France is still the topmost tourists’ destination in the world and Spain is on the verge of taking the second spot from the United States, the UN World Tourism Organization said on Monday.
“It is expected” that Spain will take the second position with some 82 million visitors last year, UNWTO chief Zurab Pololikashvili told reporters.
John Kester, head of tourism trends at the UN agency, added that “everything indicates” that France would retain its top spot in 2017 — a good year for the industry as the number of global tourists leapt seven percent on 2016, the biggest increase in seven years.
Europe was the star of the show as it attracted a large number of visitors, up eight percent from the previous year, lured in particular by the Mediterranean’s sea and sun.
This contrasts with 2016 figures that saw security fears hit visitor arrivals in Europe.
Spain also suffered a deadly jihadist attack in August in Catalonia, the same region whose leaders tried unsuccessfully to break away from Spain, triggering a major crisis that shook Europe. And while the political crisis sparked a drop in visitor numbers to the northeastern region as massive demonstrations were staged following the independence bid, it does not appear to have dented overall tourist figures for Spain in 2017.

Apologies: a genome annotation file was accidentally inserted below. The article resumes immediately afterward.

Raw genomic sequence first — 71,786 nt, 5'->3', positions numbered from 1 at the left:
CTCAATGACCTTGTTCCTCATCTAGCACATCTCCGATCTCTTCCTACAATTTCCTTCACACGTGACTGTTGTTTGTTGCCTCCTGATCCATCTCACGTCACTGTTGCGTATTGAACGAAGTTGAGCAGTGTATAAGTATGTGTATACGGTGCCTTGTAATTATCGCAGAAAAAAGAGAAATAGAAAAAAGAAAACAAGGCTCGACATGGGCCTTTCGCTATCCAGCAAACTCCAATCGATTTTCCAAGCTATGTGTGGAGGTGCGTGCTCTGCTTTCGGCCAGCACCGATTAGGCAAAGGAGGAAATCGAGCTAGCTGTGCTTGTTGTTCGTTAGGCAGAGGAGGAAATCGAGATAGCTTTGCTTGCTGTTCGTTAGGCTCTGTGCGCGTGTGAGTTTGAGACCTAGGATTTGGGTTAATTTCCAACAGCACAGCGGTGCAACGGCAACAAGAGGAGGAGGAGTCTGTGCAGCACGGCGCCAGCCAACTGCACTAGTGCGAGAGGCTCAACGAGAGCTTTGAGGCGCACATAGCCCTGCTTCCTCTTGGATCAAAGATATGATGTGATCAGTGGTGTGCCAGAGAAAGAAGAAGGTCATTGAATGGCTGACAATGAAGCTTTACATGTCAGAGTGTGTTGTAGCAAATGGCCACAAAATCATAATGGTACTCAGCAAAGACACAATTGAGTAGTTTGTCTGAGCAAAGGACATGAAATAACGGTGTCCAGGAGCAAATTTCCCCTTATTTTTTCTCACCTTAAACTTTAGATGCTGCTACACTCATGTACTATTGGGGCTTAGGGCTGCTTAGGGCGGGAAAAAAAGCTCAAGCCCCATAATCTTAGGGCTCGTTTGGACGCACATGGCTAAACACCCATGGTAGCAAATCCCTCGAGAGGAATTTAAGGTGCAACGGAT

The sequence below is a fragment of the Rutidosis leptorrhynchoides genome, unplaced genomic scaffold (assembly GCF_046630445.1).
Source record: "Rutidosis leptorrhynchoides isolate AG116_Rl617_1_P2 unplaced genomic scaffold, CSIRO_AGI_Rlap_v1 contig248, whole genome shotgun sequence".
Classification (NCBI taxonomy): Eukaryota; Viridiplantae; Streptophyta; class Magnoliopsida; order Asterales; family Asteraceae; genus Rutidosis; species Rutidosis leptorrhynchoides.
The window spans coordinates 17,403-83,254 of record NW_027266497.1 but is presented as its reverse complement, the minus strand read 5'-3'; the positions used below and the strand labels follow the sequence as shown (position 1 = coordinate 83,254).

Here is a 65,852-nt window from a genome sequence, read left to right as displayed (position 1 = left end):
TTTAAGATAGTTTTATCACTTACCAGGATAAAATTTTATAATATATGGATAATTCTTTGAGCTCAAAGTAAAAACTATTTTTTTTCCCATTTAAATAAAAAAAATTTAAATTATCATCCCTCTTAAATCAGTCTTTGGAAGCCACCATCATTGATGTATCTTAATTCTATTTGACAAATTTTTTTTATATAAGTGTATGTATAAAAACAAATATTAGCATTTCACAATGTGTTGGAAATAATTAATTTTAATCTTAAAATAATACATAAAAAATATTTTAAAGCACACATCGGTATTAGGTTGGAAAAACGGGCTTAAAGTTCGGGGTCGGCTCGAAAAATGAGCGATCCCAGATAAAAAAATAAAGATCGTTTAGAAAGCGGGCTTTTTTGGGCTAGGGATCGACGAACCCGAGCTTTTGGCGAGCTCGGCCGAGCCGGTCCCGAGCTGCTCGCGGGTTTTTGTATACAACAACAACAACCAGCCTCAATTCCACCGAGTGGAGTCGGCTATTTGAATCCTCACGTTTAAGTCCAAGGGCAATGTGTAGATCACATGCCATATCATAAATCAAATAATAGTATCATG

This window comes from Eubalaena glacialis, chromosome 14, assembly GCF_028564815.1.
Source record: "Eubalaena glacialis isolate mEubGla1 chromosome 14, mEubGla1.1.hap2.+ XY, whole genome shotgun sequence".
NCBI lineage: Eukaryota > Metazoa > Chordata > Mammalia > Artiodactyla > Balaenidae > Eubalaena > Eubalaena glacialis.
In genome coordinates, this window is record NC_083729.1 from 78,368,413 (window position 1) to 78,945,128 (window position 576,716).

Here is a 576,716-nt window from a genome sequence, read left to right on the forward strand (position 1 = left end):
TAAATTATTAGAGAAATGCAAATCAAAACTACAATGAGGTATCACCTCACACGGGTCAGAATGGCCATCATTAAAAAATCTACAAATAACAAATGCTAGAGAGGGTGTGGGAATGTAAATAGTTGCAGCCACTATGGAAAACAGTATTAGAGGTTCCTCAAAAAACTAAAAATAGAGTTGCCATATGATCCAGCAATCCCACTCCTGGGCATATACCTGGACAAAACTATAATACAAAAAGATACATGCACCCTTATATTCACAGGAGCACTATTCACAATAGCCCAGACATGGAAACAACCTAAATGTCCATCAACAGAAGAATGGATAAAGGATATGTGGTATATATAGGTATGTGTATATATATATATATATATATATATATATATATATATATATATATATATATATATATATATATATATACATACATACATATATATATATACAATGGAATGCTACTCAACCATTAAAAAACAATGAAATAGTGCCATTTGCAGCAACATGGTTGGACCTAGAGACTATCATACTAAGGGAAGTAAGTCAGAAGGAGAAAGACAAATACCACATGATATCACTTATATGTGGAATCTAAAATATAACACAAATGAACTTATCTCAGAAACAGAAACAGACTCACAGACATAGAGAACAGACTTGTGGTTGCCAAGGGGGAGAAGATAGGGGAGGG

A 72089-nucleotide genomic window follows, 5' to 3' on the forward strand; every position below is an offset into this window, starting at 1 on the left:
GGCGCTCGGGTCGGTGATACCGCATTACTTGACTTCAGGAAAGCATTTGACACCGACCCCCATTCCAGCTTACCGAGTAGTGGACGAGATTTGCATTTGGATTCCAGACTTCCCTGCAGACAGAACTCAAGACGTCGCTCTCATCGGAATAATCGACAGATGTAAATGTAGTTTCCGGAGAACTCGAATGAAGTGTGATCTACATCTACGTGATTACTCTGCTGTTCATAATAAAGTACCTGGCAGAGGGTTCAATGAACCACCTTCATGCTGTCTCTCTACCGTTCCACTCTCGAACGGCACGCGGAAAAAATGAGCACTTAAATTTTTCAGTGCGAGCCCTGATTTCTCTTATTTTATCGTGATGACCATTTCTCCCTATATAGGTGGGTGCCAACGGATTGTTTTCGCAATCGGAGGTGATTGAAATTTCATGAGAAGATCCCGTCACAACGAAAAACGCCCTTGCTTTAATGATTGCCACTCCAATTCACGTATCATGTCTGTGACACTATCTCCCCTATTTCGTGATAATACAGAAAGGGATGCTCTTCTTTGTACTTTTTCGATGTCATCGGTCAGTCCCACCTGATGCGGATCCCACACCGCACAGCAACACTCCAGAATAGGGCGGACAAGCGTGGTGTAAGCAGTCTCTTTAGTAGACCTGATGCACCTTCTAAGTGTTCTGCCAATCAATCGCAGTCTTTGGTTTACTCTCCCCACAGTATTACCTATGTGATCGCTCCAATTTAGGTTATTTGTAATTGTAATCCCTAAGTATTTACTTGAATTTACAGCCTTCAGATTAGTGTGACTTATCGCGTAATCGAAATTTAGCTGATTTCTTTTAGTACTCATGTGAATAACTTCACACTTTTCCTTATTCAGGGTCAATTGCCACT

In 2016, Spain welcomed 75.3 million visitors, just behind the United States with 75.6 million, while France – despite its own terror woes – easily remained the world leader with 82.6 million visitors, according to the UNWTO. International tourism to the United States shrank during the first five months of Donald Trump’s presidency, according to the US International Trade Administration. Arrivals fell five percent in the first quarter and three percent in the second quarter, official figures show.
Spanish Prime Minister Mariano Rajoy had already announced last week that tourism numbers had soared, saying total earnings in a sector that accounts for 11 percent of Spain’s gross domestic product (GDP) rose 12 percent to 87 billion euros ($107 billion) in 2017. He praised the Spanish tourism sector’s “great effort” to become more competitive.